The Pennsylvania State System of Higher Education is creating a task force that will visit all 14 state universities based on recommendations from a state senator.
State Senator Judy Schwank of the eleventh Senatorial District of Pa. sent the PASSHE Board of Governors a letter expressing concern for campus safety on March 15 after the most recent crimes on campus. She had talked to students as well as other legislators, finding that safety was a problem on other campuses as well.
The Board of Governors met on April 11 and discussed the creation of the PASSHE Public Safety and Security Task Force.
This committee will visit each campus to observe university police operations. They will look over aspects such as past crimes, funding, staffing, staff training, reporting compliance and student safety education. Then, the committee will make recommendations on the most cost-effective way to improve safety and security on the campuses.
The committee members will be from the Board of Governors, the Office of the Chancellor, councils of trustees, state police, university police, university leaders, students, legal counsel and local communities.
According to Kenn Marshall, a spokesman for PASSHE, the dates for the task force to visit have yet to be determined. However, their reports on each campus are expected to be done in the next six months.
Schwank believes that the recommendations will not necessarily require more funding for the campuses. She said that they can use resources more wisely and come up with better solutions for safety and security.
“My goal was not to blame anyone,” said Schwank. “I think this is an issue students, faculty, staff, communities[…]need to work on together. I want to be sure that we do everything we can to keep [the campuses] as crime-free as possible.”
Nick Imbesi, a Student Government Board representative, was one student who contacted Schwank, along with Kutztown Mayor Sandy Green. He said they were “a direct line of information to Senator Schwank about what kind of crimes have been taking place.”
“Students were my first contact,” said Schwank. “I felt an obligation to them to see that something was done about [safety].
Imbesi said he had friends at Millersville that were sharing the same concerns about safety as the students at Kutztown were.
“It’s a deteriorating situation at all our state institutions and it’s something that needs to be addressed,” said Imbesi.
According to Imbesi, measures for campus safety are already being carried out. The District Attourney’s office has pledged to send more police officers when there are a lot of people in town. For example, they are sending more officers on May 4 for the Cinco de Mayo celebration. Imbesi said state police are also making “More of a presence known in Maxatawny Township.”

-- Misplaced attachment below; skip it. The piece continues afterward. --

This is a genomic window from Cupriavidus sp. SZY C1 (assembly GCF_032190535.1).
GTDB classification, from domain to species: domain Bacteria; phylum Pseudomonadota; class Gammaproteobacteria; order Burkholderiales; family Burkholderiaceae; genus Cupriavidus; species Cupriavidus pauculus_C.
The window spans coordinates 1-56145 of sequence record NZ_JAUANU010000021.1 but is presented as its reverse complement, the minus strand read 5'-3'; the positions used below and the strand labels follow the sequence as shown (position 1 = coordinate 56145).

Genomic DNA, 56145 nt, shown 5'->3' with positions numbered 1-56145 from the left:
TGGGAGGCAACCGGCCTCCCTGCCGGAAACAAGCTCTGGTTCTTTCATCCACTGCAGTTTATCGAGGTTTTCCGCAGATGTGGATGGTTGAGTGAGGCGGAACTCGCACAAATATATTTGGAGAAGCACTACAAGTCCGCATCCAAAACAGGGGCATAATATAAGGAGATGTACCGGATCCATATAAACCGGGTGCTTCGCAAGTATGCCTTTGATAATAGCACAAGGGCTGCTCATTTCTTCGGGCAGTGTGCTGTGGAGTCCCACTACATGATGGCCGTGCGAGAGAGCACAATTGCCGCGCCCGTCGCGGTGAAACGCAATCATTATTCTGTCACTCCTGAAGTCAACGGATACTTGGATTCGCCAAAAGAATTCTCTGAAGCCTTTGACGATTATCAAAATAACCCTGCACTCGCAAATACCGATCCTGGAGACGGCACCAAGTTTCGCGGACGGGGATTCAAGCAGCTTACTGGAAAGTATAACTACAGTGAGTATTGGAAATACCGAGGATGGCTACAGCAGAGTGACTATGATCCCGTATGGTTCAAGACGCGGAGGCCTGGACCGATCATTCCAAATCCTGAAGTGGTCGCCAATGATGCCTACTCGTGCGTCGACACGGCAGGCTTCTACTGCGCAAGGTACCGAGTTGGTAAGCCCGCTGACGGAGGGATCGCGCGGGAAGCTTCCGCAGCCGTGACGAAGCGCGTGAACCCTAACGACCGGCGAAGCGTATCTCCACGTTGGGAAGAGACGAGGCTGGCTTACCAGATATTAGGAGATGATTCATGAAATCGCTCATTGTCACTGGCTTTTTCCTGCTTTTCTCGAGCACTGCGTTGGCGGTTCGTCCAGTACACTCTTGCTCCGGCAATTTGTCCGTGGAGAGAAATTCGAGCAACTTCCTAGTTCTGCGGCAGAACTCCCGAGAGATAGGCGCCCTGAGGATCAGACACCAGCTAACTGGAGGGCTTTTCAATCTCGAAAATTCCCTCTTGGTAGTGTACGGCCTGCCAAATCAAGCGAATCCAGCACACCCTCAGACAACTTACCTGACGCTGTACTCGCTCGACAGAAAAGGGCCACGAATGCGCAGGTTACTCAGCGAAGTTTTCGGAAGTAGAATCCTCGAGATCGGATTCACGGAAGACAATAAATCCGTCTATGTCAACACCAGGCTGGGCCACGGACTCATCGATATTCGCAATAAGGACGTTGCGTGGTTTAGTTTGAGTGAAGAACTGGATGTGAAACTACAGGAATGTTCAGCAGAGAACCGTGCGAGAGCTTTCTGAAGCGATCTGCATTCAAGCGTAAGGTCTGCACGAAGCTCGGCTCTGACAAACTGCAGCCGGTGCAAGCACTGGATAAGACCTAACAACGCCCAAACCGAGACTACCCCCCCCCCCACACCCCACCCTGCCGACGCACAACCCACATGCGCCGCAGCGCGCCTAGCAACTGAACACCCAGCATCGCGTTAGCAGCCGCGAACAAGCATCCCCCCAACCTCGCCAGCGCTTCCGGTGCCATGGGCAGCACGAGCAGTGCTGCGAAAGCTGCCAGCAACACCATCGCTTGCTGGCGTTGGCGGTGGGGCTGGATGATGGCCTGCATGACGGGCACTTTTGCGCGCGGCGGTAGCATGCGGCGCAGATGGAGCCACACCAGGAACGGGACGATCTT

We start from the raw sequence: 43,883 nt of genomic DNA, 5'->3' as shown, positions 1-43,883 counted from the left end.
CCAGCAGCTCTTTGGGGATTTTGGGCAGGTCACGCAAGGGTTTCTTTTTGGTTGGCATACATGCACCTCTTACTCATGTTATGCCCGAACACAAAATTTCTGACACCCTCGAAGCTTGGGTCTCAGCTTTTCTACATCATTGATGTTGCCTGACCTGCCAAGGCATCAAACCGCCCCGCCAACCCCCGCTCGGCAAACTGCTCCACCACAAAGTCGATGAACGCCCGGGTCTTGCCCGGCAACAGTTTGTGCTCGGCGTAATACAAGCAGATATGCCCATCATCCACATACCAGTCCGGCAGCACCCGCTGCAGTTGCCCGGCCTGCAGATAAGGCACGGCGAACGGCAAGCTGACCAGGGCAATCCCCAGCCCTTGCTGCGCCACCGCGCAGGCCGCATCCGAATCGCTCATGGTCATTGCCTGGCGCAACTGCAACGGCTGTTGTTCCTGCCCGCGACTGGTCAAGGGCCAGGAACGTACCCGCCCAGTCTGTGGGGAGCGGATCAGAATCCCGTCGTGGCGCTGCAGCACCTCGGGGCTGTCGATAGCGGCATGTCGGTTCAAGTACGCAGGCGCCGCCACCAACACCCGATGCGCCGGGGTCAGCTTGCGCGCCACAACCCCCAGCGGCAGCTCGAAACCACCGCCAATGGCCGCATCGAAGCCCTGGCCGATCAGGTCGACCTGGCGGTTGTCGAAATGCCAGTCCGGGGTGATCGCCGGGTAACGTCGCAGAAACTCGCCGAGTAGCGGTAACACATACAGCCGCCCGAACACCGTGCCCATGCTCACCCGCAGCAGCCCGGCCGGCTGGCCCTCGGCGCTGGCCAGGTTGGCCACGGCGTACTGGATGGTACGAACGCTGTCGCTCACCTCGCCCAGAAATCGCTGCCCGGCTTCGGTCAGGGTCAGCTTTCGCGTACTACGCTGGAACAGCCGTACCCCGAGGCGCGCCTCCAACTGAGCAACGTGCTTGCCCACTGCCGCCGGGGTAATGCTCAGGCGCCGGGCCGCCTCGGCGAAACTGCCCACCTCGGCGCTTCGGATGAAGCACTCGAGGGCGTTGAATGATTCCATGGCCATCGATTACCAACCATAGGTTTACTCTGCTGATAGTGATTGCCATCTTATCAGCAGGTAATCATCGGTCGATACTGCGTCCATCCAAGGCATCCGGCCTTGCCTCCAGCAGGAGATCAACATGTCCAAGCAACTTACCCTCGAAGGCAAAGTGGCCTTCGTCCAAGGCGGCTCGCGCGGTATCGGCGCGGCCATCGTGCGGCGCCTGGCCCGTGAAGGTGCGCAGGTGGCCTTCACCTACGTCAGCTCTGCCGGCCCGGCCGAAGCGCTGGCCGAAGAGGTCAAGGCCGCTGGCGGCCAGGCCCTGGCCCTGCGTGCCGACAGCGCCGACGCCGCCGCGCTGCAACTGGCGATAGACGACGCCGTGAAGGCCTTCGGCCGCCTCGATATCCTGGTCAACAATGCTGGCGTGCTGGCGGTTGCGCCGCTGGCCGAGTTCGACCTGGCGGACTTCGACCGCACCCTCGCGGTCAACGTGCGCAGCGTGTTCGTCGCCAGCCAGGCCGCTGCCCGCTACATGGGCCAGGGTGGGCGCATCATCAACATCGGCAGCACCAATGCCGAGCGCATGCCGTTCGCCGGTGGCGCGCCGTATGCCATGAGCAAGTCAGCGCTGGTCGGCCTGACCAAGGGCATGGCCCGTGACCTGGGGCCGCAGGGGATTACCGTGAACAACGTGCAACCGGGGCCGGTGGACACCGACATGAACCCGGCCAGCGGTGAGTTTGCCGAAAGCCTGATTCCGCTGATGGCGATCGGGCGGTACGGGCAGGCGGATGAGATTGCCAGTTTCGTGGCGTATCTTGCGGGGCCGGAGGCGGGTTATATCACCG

KU police are also sending security guards into the residence halls at night.
An article on singled out Kutztown as the reason the task force is being created. Imbesi said that the reason may be that Schwank put forth the request, and Kutztown is in her district. However, he thinks KU is gaining a bad reputation and urges students to write letters to the editor and spread the word about positive things they are doing.
Imbesi believes the crimes may still affect prospective students, but urges them to look past the recent crimes.
“I think if parents are truly concerned about the safety and wellbeing of their children, they’re not going to let a few media stories influence them,” said Imbesi. “I would hope they would go online and do some of their own research and find out that our campus is one of the safest in the state institutions.”
“It’s a small fraction of the students who may cause a problem,” said Imbesi. “I think we need to demonstrate to the public that the majority of the students in this institution are excelling. We’re following our dreams and we are making milestone accomplishments.”
Schwank said she was meeting the mayor, community leaders, KU administration and student leaders over the last six to eight months. Most recently, she met with Green, Imbesi, SGB Vice President Nicole Hawxhurst, university officials, state police, the Liquor Control Board, Berks County District Attorney John Adams, KU Chief of Police John Dillon and Kutztown borough Chief of Police Craig Summers.

By Emily Leayman

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